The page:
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schizophrenia treatment psychotherapy

Schizophrenia of CARE AND TREATMENT

The community treatment team, who can be made available following GP referral,have been recommended to intervene as early as possible. This intervention is supported by the National Service Framework (Department of Health 1999),particularly with young people following their first episode of psychosis and confirmation of schizophrenia as a diagnosis. Prompt intervention can reduce morbidity and death rates in youths and in first-episode psychosis has been cited as crucial to an optimistic prognosis of the illness. Prompt and early intervention provides the opportunity to consider real and practical options for successful treatment.

According to Birchwood , there are two main views of schizophrenia. The first is one of early or acute onset psychosis, with frequent bouts or episodes of psychotic features which are followed up by direct treatment, usually medication and some level of recovery, preventive and proactive intervention. The other view is when the intervention is unsuccessful a rehabilitation programme, with psychosocial interventions such as cognitive behavioural therapy (CBT), is helpful. This is an active form of intervention, which deliberately intends to alter thinking and feelings of lack of control to those of empowerment and direct control over one’s life.

This intervention would run alongside and complement antipsychotic medication. Askey  claims CBT provides hope for people suffering from mental illness.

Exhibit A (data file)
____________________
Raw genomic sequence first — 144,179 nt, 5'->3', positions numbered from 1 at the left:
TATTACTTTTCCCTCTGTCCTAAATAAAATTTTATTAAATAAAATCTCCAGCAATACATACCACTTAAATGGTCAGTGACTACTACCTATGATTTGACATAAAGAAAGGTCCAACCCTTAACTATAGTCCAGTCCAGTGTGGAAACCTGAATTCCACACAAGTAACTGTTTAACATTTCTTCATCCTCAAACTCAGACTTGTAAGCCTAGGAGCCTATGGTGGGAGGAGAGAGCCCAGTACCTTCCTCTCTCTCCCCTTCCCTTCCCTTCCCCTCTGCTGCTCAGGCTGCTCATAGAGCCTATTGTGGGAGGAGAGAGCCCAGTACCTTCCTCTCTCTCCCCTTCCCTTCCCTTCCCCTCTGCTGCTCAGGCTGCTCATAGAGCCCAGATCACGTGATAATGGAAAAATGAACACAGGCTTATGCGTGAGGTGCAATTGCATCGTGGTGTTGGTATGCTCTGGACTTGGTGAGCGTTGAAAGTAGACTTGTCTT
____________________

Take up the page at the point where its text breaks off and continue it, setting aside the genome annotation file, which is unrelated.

He recommends that mental health practitioners should be prepared to confidently encompass psychosocial interventions into their everyday practice. ‘Psychosocial intervention’ is a term used to describe interventions that promote engagement with service users. These are directly linked to facilitate family life, for example family therapy, CBT, prompt involvement and response to psychotic episodes. This requires a committed community mental health team with expertise, to be effective, respond quickly to crises and acute episodes.

Peculiar and strange thought patterns are significant signs in the assessment and eventual diagnosis of schizophrenia. These signs and symptoms may be obvious or, alternatively, so subtle that asking and reframing the same questions during the assessment period may eventually unfold the complex world of a person living with schizophrenia. Family and carers are key figures in assisting and unravelling their relative’s clinical story. They can participate and provide valuable information prior to the onset of schizophrenia. This can be demonstrated in Scenario Three.

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